The defendant cites People v. Botulinski, 383 Ill. 608, 50 N.E.2d 716, in which the rule is set out that the proper way to have a witness identify, without suggestion from any officers or any interested persons, is to pick out the guilty party from a number of persons unknown to the witness. However, on page 615 the court said:

"We have held that where one accused of a crime is brought alone before the witness for the purpose of identification, such identification is not entitled to the same weight and credibility as where the witness picks out the accused from a number of persons brought before the witness. [Citing People v. Sanders, 357 Ill. 610.]"

In the Sanders case the court held that where the witness is told in advance of the identification that the guilty party is in the custody of the police and the prisoner is produced alone for the purpose of identification, the weight of the evidence of identification is impaired. And it has been held that a positive identification by one credible witness is sufficient to support a conviction. People v. Saravia, 64 Ill. App.2d 479, 211 N.E.2d 560; People v. Soldat, 32 Ill.2d 478, 207 N.E.2d 449.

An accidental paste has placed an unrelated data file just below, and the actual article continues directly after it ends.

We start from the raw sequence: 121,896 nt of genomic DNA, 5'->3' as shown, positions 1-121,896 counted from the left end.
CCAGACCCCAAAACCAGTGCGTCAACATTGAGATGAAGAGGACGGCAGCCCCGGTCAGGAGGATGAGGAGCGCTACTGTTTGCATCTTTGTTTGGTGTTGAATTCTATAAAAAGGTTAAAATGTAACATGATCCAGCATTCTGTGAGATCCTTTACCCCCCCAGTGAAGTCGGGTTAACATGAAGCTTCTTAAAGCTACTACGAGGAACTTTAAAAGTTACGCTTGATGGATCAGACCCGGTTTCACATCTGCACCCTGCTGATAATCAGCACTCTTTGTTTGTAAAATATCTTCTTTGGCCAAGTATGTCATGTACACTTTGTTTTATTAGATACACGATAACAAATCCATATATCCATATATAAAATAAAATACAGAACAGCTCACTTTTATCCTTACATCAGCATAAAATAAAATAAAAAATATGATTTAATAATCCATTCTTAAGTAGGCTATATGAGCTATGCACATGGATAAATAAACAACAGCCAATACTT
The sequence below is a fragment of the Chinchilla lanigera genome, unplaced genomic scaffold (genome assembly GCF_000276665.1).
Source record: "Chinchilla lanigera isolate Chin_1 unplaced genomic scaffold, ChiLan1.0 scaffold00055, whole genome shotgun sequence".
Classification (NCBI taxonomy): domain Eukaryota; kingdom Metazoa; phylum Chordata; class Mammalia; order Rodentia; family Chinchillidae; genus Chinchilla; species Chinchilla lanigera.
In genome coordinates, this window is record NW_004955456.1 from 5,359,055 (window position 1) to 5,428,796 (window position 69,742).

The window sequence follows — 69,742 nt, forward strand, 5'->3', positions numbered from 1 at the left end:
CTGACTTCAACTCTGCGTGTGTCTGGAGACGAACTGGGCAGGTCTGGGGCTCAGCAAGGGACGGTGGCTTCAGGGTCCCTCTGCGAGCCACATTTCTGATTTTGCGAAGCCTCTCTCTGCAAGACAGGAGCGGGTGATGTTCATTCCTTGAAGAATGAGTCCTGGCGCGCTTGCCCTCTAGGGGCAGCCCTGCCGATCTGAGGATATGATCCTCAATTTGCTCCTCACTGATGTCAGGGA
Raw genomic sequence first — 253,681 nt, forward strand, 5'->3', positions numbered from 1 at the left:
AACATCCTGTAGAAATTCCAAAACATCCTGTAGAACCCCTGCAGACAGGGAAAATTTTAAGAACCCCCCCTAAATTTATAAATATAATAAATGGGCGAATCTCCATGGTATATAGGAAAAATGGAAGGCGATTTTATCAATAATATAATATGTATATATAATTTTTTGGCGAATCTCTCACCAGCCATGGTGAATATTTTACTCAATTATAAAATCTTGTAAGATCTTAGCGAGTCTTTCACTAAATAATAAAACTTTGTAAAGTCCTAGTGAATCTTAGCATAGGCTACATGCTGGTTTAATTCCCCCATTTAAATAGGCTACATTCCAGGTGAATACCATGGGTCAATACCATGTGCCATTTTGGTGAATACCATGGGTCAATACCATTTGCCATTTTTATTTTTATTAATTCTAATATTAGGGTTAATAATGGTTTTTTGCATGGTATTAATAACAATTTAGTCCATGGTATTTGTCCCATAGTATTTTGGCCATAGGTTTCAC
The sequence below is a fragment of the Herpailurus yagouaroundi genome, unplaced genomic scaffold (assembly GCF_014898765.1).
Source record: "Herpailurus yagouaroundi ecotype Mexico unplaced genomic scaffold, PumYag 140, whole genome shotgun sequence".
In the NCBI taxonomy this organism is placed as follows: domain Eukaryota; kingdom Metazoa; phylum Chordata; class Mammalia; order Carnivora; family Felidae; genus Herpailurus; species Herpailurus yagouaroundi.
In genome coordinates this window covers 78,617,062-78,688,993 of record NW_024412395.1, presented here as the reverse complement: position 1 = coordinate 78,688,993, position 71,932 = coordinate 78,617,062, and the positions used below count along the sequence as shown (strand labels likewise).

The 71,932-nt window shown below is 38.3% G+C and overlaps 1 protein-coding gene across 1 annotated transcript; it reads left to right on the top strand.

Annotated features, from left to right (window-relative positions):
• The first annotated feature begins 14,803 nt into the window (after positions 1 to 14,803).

In the instant case, during the struggle, Wilkes had full opportunity to observe the defendant, and he testified that his recognition of the defendant was aided by the fact that he had seen him a couple of times before in the neighborhood. He identified the defendant at the police station shortly after the robbery, and again in court. His identification was sufficient, and the trial court properly accepted it.

Wilkes also testified that when the police talked to him in the squad car he told them the assailant had bushy black hair; that he was a little taller than Wilkes, who was 5' 9"; and that he was a very young man. (The police officer testified that in his opinion the defendant was 19 or 20 years old.) He did not mention the matter of the man's weight. The defendant complains that the prosecutor said to the jury that Wilkes had stated that he thought the defendant was probably Mexican or Indian. No such statement was made by Wilkes, but this inadvertent remark on the part of the State, while improper, was not reversible error.